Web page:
What’s so cool about the old Hope and Anchor Tavern? Go up, up and find out!
I was heading out with a crazy friend, who has decided his latest look is a John McEnroe bandanna tied around a volcano of white-bleached locks that erupt from his head in a frizz. And even though he’s an ever-youthful 50 or so, I found his enthusiasm for the Hope And Anchor Tavern mystifying.
I’ve had drinks there a few times – pleasant enough but nothing to sing about. And at times the service can range from okay to appalling. There are bits of design in the renovation that have been discarded – there’s an Oyster Bar which slumps in despair, unattended, near the dining entrance. And we followed signs to a “courtyard” which was a disappointment to say the least, being neither a yard nor courtly.
But our hardy team noticed young waitresses ferrying food from an upstairs kitchen. We climbed a beautiful old set of stairs, and suddenly were transported into another era. This is grand. Chandeliered, but empty, the rooms sport more British and Scottish memorabilia than I’ve seen in a long while.
Deer heads sprout from walls, swords and artifacts from other times hang in gay profusion and the antiques are worth the climb alone. If you’re into ancient weaponry, this is an enthusiast’s paradise.
The tavern’s upstairs is huge – containing at least three function rooms I could see. Crystal glasses gleamed on the tables, and one could be forgiven for feeling transported back to a fine old Scottish castle, and wanting to toast.
“Here’s tae us, who’ers like us, and the divil be in ye,” was something my father toasted every Hogmanay (New Year), without fail. Inspection almost over, I noticed a very harassed looking chef dishing out food from an open kitchen that opened onto the empty function rooms. Rather odd, but I guess the layout was something the new owners were stuck with. A logistical nightmare.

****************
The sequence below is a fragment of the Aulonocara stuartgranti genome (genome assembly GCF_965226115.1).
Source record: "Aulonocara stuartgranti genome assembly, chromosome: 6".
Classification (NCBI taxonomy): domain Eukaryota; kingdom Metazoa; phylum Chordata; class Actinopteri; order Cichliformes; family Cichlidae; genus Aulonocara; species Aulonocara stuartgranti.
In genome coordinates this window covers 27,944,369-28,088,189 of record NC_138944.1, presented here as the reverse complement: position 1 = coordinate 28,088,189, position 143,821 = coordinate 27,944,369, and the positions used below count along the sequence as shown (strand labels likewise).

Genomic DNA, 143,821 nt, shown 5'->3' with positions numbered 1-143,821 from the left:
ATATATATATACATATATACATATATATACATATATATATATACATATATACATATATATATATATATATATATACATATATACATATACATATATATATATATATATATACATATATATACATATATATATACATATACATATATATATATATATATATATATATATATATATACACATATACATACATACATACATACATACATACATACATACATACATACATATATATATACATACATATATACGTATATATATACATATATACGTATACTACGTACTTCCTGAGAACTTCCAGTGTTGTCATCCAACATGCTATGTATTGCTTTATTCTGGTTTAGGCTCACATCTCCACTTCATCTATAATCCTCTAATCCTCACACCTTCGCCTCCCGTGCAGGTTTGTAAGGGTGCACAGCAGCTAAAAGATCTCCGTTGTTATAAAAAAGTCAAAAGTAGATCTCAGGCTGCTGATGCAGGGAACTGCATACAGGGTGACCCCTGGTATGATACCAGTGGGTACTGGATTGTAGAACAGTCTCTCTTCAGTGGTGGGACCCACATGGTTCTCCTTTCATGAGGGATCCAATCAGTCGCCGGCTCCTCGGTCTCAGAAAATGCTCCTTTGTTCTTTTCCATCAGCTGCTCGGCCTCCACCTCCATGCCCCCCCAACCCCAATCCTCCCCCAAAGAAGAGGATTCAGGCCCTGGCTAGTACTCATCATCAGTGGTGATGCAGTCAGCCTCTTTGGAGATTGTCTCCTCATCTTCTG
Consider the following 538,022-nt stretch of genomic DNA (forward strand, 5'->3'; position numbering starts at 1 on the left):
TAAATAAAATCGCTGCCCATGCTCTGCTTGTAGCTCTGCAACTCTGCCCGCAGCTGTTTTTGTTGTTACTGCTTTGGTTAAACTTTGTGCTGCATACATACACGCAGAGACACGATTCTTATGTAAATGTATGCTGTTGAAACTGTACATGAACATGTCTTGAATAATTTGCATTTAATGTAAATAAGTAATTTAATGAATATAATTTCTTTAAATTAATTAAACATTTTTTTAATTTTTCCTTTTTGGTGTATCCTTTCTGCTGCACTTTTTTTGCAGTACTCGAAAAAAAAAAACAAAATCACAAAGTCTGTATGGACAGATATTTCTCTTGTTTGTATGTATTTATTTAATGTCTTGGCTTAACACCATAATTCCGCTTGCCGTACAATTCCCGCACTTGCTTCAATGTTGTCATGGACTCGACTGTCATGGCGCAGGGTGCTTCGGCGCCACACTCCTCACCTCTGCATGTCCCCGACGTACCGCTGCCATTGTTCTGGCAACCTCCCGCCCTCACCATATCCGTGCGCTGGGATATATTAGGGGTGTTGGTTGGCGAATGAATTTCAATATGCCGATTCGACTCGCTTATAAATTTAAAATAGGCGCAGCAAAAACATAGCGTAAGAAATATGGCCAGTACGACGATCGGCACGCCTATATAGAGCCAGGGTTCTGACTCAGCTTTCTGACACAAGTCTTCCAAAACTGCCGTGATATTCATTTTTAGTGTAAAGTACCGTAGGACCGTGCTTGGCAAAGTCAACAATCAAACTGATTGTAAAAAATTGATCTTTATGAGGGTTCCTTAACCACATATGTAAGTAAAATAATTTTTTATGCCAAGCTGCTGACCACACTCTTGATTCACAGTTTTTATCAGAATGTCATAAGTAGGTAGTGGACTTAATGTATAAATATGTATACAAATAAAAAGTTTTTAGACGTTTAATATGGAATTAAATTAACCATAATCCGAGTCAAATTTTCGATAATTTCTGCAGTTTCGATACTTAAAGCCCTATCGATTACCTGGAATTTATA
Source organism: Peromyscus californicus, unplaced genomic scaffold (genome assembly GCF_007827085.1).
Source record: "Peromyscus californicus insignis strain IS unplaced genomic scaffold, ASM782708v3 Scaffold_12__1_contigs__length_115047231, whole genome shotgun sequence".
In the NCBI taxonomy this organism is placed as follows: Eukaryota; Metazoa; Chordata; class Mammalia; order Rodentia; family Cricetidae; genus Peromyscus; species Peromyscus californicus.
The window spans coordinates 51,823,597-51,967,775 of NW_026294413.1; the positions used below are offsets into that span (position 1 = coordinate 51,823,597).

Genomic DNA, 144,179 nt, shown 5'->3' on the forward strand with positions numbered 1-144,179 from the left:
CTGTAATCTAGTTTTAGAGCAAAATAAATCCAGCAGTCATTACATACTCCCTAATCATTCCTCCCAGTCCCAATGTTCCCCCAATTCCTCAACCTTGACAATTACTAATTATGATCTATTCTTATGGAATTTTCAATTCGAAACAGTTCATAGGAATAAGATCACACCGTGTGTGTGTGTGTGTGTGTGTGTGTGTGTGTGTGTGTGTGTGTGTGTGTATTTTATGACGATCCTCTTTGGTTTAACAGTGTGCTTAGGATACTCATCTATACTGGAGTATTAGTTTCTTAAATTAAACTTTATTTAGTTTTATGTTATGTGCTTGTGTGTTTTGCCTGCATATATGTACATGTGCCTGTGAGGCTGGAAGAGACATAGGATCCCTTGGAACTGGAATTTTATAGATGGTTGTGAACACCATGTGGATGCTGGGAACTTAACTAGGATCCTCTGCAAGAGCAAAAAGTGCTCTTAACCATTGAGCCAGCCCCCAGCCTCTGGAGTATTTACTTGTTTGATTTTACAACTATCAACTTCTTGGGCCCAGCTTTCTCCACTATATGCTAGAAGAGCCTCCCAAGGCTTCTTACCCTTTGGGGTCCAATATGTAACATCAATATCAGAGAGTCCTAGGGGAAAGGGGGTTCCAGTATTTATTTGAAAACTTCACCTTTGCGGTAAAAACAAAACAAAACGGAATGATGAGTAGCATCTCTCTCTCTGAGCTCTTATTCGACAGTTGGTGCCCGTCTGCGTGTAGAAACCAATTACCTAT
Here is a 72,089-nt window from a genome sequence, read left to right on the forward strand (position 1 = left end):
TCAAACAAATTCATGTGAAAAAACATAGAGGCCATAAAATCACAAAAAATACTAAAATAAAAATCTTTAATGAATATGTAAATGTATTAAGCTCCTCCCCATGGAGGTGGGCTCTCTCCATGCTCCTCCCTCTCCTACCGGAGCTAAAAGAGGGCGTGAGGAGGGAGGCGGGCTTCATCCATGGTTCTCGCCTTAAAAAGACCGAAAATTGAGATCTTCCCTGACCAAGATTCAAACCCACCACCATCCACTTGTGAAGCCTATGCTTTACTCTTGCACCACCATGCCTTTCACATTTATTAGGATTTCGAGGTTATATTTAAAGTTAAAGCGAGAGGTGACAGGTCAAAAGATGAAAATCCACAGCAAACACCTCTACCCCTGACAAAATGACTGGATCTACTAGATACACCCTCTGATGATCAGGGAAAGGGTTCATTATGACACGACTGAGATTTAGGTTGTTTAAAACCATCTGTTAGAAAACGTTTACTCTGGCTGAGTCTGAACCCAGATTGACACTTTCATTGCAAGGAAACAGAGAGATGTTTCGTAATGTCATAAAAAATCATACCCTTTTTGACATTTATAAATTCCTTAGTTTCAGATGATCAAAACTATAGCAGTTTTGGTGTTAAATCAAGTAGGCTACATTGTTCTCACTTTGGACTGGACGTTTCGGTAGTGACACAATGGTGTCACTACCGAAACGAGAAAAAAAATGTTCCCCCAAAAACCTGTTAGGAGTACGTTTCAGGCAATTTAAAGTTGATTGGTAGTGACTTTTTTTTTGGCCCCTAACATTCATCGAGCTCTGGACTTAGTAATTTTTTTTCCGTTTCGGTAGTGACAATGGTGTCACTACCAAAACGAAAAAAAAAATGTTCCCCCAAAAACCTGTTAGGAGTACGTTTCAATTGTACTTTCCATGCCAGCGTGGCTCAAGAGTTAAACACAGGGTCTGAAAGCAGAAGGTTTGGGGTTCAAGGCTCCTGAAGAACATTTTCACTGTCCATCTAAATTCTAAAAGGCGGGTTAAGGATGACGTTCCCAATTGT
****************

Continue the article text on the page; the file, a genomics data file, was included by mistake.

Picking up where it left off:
We headed downstairs and decided to eat. What the hell? How bad can it be? Well, not so bad after all, we found out. Again, we faced a huge menu that spanned brunch, lunch, snacks, burgers and dinner. Crikey! No wonder the chef upstairs looked frazzled.
Will people who run food places stop trying to be all things to all people? Give me a small menu with limited choice, guaranteeing freshness and seasonality. Please!!
And when the waitress informed us that all dishes were available, we nearly fell backwards. That chef must feel like he’s trying to swim the English Channel every flipping shift.
The food’s sort of trying to be upmarket pub food. But never really quite gets there. McEnroe ordered beef cheeks and trilled their virtues. The others had fish and chips, two large slabs of battered flathead, with chips and salad, which at $12, with table service, was the bargain of the century!
And they were adequate, if not inspiring. My pie, on top of mash and green stuff, was stodgy and tired. Rather like the chef, I’d guess. Neighbours at another table had a dish that they, ‘wouldn’t really recommend’. Enough said. The bar food at a nominal $10 or so, is okay, and cheap.
So the Hope and Anchor Tavern is not a food destination, but worth a side trip to climb those stairs, and breathe in some history.
And if you do spy McEnroe wolfing down some beef cheeks, say hello from me. Just leave the courtyard, and the pie, alone.
Has the hope from the Hope and Anchor Tavern left the building? Not quite, but some things need to change before the pub lives up to its name.